The whole “original song” concept is classic “Glee”: a great idea that didn’t get nearly the attention it deserved. The notion that Rachel needed to find her true artistic voice through the process of singing her own words, not those of someone else, is a fantastic notion. The show tried to organically show her maturity as a songwriter as best it could, but didn’t do enough justice to make “Get It Right” or “Loser Like Me” feel earned as pieces of polished music.

But Lea Michele performed the hell out of “Right” anyways, turning it into the “Glee” version of Stevie Nicks screaming “Silver Springs” at Lindsey Buckingham during their legendary 1997 comeback concert. Even if “Glee” botched the plotting of the songwriting arc, it got Rachel to a point at which she broke past technical proficiency in favor of pure emoting. As far as “Loser,” that was far less successful, less an anthem for the audience at Regionals so much as a meta statement to the audience at home, replete with Slushie machines and hand “L”s to ensure that the show’s visual branding made it into the show itself.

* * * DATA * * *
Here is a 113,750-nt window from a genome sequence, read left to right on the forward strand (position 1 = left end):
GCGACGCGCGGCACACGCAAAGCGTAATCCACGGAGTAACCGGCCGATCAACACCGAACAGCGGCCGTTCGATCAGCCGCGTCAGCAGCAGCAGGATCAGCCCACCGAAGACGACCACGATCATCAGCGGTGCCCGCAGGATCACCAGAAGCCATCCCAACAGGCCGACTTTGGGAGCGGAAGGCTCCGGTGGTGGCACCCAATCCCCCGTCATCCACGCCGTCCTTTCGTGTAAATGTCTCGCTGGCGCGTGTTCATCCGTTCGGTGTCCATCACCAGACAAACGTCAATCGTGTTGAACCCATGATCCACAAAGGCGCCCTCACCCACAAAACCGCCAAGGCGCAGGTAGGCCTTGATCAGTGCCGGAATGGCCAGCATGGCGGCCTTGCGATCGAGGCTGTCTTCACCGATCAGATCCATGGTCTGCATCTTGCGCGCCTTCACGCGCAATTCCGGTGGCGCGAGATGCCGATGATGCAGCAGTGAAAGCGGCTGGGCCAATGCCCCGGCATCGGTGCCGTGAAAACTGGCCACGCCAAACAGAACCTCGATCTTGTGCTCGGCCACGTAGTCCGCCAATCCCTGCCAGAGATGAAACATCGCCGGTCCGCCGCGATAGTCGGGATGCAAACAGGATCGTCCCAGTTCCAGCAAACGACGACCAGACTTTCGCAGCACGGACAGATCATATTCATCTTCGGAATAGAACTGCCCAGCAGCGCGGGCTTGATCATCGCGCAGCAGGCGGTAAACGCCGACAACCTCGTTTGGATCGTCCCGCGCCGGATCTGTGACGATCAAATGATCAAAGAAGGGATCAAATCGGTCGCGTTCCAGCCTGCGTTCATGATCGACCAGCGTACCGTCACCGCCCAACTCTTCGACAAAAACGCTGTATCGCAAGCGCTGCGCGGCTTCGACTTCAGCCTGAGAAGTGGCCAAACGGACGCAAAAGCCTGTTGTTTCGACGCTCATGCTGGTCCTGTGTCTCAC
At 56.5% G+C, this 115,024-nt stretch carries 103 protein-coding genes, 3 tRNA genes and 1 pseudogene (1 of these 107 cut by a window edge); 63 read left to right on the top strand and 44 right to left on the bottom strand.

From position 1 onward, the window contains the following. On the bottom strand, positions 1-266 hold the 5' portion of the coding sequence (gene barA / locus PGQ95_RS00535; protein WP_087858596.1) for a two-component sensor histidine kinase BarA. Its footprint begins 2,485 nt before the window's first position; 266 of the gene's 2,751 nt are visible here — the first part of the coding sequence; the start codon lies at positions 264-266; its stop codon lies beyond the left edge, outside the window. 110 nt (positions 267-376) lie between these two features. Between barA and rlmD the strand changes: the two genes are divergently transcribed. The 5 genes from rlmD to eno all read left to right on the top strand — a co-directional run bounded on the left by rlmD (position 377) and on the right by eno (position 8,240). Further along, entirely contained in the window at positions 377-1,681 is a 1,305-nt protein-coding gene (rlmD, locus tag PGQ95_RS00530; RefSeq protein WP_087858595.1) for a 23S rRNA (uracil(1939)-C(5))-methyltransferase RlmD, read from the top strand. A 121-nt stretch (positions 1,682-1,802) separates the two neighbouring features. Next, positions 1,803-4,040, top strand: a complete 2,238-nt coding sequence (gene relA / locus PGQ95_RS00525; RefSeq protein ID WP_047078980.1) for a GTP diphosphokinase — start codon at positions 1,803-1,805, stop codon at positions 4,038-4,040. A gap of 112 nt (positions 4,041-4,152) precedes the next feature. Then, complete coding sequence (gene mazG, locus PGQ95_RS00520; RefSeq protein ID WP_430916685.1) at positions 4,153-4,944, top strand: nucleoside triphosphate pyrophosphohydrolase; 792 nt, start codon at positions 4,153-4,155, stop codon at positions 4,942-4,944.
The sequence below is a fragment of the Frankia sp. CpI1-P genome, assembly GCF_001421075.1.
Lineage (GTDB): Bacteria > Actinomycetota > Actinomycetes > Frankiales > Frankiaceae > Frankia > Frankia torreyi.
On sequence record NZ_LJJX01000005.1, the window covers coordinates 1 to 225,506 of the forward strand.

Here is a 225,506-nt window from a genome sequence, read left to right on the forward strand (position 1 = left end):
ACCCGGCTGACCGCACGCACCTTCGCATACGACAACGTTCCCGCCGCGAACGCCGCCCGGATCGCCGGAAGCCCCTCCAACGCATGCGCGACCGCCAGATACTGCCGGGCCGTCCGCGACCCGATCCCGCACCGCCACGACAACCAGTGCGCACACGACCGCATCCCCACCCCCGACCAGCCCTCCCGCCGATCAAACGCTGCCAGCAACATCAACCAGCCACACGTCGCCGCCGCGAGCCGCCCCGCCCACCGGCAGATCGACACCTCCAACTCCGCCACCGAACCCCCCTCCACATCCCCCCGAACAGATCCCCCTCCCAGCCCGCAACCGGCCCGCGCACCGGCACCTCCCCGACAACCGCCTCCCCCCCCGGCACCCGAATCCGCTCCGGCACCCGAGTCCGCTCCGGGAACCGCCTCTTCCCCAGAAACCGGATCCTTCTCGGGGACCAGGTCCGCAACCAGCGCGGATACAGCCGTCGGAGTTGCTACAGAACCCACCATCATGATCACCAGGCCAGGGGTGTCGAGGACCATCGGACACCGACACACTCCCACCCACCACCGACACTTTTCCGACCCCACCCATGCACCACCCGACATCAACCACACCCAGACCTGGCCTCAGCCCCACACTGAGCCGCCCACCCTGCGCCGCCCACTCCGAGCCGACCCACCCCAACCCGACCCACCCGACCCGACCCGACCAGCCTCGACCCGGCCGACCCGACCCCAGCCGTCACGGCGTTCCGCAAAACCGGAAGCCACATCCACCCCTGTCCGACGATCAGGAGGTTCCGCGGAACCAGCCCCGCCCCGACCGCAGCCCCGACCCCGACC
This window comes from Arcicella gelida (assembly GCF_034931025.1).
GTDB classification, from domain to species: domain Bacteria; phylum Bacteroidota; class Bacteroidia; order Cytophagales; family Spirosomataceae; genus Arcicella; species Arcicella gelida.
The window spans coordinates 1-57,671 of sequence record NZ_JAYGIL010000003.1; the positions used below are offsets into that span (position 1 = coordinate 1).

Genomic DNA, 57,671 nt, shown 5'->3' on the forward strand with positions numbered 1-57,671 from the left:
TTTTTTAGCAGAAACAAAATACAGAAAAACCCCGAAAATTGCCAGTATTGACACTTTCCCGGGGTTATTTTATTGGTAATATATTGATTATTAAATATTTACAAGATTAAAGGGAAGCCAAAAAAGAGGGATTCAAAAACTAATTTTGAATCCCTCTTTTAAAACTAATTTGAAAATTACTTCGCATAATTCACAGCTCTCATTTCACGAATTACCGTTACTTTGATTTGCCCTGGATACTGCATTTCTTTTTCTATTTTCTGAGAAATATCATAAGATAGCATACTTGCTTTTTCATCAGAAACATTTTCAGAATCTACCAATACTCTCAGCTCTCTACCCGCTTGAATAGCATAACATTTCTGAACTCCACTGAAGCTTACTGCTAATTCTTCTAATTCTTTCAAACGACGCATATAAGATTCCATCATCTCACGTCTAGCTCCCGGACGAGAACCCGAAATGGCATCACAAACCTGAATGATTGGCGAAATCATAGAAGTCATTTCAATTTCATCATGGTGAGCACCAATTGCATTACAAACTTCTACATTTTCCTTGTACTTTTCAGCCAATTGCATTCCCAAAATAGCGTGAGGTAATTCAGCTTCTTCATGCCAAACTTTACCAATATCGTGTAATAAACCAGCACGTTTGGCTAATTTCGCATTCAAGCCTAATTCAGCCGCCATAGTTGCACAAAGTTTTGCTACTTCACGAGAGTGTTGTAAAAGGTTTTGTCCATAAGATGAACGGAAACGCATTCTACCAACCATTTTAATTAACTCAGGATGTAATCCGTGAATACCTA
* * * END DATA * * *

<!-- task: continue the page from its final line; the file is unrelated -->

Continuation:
More successful, since everything stakes-wise truly happened offstage, was Kurt’s first kiss with Blaine. I’m chalking this as a win in the Chris Colfer column, since just about everything that worked in this part of the show fell on his shoulders. That it took an inappropriate rendition of “Blackbird” (a song about the 1960’s civil rights movement) to sway Blaine finally over to Team Kurt hurt my head something fierce, but Lord Colfer sold that “oh my GOD” moment in a way that felt universal in its application. It’s his second kiss (anyone remember Karofsky?), but something tells me he can rewrite history and make this one his first from now on.